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Time to replace Huelskamp

7/30/2014

Time to replace Huelskamp

Time to replace Huelskamp

The 2020 census is not yet underway, so it is hard to tell what congressional reapportionment will mean for Kansas, and ultimately the number of members of Congress who will represent the state. In one sense, Kansas already is the victim of reapportionment. In 2010, we had four congressman, but today we effectively have only three.

Tim Huelskamp not only has marginalized himself in Washington, he has marginalized the state of Kansas. Both through his sanctimonious condemnations of fellow Republicans (which culminated in his expulsion by his own party's leadership from the influential agricultural and budget committees earlier this Congress) and through his intransigence on issues that demand both compromise and flexibility, if we are to move forward as a country, he has proved to be one of Capitol Hill's most ineffective legislators. And in today's Washington, that is quite an accomplishment.

He is an utter embarrassment to Kansas, and to the people he purports to represent. He is a laughingstock in Congress, especially within his own Republican conference -- where he could not be less influential. Huelskamp's endorsement of a policy idea or political strategy widely is viewed as the kiss of death.

But perhaps even more embarrassing than his utter ineffectiveness and incompetence as a legislator is his sad attempt to explain all of this away by playing the "victim" card, something he has turned into an art form during his relatively short political career in Washington. Everything that happens to him, according to him, is always someone else's fault. He just is representing his values and his voters, he will argue.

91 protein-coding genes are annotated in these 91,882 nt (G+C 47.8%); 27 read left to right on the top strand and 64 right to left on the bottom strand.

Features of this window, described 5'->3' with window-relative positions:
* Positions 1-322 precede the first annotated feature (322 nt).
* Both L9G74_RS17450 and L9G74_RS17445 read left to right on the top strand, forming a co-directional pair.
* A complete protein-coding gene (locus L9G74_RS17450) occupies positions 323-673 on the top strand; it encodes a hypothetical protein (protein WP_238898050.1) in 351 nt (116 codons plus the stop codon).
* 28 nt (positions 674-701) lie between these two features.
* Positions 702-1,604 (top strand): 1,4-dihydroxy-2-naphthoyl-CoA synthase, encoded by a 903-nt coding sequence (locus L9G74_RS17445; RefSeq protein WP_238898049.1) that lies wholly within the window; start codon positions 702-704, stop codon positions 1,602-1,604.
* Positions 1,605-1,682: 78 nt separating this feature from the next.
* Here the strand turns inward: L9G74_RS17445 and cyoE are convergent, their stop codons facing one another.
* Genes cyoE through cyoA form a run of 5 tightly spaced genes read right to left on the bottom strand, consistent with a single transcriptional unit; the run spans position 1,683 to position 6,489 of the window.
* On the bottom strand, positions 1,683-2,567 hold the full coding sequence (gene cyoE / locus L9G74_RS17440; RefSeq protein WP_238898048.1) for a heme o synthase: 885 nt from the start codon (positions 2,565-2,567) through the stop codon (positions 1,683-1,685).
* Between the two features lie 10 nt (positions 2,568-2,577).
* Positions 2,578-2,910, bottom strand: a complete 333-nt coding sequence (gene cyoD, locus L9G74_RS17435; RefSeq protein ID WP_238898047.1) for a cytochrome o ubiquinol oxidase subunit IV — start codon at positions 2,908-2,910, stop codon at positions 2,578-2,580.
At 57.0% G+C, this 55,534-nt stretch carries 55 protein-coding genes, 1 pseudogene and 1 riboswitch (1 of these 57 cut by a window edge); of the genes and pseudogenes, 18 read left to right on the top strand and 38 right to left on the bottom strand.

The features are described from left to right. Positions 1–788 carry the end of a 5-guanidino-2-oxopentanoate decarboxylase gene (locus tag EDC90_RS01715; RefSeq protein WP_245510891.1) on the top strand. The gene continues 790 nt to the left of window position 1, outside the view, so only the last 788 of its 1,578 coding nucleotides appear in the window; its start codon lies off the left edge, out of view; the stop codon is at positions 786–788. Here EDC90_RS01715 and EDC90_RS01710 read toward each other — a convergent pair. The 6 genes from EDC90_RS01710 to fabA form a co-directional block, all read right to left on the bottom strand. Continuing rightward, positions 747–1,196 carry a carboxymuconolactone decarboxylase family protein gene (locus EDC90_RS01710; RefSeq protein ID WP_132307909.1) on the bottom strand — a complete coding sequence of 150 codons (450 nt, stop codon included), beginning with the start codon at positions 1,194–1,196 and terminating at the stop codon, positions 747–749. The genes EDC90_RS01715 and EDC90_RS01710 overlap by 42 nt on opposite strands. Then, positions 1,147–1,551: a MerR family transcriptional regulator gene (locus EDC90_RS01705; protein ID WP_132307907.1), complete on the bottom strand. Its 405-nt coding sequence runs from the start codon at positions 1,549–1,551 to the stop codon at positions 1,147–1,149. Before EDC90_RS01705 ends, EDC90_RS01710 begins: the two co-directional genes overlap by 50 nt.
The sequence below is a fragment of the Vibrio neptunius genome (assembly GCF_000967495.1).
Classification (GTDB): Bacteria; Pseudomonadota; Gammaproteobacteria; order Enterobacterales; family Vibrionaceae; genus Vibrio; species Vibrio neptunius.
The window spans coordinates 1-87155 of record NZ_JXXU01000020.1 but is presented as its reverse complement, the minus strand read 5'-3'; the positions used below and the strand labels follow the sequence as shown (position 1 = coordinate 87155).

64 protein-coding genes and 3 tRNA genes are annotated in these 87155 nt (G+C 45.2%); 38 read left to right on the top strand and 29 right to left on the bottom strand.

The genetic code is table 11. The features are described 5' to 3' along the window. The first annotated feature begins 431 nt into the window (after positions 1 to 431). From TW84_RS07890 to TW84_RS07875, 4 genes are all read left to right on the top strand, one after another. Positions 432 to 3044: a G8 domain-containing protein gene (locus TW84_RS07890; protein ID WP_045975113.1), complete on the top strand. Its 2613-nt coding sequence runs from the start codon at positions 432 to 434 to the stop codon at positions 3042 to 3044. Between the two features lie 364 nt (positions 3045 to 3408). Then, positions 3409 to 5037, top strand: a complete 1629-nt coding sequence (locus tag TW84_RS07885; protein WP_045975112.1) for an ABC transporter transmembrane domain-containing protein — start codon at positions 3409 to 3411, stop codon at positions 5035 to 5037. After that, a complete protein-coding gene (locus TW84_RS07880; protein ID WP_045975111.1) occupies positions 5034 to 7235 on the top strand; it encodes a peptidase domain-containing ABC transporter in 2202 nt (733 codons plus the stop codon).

He hopes to dupe the voters in his district with this childish reasoning, but as one of his colleagues, Lynn Westmoreland's spokesman, said of the congressman, Huelskamp lost his committee assignments because of the "A-hole factor." Hardly the victim of some grand conspiracy by his colleagues, he is just someone who can't work well with others and almost universally is despised. I only can imagine the report cards that must have been sent home to his parents whilst the congressman was in grade school -- "doesn't play well with others." But while this personality disorder might have been addressed successfully when Timmy was making enemies on the playground, it is a little too late at this point to hope he will learn how to make friends and influence people "on the job."

In other words, Huelskamp has not earned the respect and admiration of his colleagues, he has earned their disdain and mistrust -- and for that, they have put him in the timeout corner.

It's time to replace Huelskamp in Congress. This year, Republicans in the First District have a choice, and that choice is Alan LaPolice. LaPolice can make the district proud again.

Rob Wasinger served as chief of staff to U.S. Sen. Sam Brownback and also served on the staffs of Gov. Bill Graves and Jerry Moran.

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